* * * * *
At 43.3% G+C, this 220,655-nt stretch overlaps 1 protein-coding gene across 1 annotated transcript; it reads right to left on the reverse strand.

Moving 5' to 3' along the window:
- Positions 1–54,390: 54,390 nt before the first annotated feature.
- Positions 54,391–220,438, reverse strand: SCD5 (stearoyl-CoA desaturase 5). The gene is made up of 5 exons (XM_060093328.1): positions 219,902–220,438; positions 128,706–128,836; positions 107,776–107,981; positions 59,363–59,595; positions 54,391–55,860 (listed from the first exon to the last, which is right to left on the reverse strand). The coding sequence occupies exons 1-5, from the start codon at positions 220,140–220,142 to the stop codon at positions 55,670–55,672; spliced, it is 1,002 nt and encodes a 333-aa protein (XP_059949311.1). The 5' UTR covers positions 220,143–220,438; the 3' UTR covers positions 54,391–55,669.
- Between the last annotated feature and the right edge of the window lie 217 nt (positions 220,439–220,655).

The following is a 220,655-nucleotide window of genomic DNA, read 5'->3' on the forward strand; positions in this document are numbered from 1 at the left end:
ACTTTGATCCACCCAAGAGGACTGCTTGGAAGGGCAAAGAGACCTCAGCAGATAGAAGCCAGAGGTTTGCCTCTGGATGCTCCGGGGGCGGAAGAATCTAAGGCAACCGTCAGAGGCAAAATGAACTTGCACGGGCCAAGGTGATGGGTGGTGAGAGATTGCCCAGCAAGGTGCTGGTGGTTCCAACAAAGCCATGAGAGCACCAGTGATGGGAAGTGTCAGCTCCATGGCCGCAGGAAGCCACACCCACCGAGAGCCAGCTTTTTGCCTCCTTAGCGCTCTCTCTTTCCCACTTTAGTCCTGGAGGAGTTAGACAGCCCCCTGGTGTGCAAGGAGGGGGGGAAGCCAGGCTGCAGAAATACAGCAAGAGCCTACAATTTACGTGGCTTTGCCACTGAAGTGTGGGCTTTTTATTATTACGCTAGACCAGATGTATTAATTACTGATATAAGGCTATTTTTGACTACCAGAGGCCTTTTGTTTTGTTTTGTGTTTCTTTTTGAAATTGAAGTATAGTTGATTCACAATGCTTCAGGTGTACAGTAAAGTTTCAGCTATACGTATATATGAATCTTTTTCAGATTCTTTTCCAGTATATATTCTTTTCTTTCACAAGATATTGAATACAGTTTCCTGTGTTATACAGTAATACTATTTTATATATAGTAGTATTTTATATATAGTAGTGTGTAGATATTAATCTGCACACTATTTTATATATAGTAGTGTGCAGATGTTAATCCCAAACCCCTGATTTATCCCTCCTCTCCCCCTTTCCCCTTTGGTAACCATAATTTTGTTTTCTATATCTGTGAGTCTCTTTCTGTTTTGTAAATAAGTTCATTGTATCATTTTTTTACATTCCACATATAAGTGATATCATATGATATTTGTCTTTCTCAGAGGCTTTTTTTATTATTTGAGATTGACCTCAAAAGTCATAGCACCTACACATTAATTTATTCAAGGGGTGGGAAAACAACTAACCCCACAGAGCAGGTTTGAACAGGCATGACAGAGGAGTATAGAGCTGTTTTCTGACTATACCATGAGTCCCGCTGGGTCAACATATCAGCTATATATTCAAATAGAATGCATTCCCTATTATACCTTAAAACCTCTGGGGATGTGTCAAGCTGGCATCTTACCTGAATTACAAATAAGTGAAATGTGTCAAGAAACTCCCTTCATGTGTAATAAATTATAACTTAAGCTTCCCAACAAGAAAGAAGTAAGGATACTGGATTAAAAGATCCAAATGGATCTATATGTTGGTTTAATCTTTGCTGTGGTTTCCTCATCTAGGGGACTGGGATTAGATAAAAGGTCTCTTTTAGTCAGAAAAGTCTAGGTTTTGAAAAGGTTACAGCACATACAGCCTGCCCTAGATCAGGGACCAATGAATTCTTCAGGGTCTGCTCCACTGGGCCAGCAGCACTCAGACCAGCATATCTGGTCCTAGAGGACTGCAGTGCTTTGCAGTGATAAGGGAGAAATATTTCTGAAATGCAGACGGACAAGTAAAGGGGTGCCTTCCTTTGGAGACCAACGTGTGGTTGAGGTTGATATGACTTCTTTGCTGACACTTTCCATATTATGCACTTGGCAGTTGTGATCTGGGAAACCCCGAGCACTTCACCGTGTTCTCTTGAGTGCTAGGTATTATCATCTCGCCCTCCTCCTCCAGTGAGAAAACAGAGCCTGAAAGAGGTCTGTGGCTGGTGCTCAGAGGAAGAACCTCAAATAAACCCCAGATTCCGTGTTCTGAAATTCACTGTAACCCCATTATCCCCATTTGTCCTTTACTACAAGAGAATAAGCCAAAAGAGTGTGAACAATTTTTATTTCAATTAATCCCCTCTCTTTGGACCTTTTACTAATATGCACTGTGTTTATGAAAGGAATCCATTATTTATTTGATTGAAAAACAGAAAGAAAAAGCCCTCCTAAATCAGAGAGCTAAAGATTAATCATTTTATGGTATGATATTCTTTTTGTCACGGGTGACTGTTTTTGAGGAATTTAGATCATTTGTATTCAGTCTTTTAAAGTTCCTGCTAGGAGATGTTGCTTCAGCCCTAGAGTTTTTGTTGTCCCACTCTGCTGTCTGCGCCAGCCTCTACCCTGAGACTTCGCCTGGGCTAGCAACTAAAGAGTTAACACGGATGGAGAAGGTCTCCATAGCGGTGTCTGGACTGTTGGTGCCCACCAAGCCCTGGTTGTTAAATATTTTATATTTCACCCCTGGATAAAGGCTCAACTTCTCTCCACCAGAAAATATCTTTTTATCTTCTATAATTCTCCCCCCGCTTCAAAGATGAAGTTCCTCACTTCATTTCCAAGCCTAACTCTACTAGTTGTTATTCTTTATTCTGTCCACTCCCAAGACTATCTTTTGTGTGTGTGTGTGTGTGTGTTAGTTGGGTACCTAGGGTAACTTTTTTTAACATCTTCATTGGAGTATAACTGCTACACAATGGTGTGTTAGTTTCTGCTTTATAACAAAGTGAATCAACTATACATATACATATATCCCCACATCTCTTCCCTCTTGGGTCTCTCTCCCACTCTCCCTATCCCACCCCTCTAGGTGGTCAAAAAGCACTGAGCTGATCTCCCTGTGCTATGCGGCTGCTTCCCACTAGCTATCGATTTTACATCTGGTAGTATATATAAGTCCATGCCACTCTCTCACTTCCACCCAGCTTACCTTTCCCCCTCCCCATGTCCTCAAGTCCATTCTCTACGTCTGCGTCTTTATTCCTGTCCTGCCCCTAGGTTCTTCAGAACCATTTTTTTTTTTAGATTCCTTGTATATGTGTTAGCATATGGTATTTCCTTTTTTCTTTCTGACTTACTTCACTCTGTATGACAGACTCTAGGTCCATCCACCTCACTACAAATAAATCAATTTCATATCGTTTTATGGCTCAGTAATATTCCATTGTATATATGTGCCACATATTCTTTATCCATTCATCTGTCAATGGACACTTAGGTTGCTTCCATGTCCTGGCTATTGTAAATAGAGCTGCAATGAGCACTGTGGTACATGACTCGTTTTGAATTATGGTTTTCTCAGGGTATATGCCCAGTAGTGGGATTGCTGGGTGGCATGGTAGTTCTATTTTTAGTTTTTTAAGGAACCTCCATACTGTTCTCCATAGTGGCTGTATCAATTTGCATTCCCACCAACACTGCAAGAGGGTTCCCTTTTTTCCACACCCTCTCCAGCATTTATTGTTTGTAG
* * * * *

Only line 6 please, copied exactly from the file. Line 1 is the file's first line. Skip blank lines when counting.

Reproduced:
The following is a 220,655-nucleotide window of genomic DNA, read 5'->3' on the forward strand; positions in this document are numbered from 1 at the left end: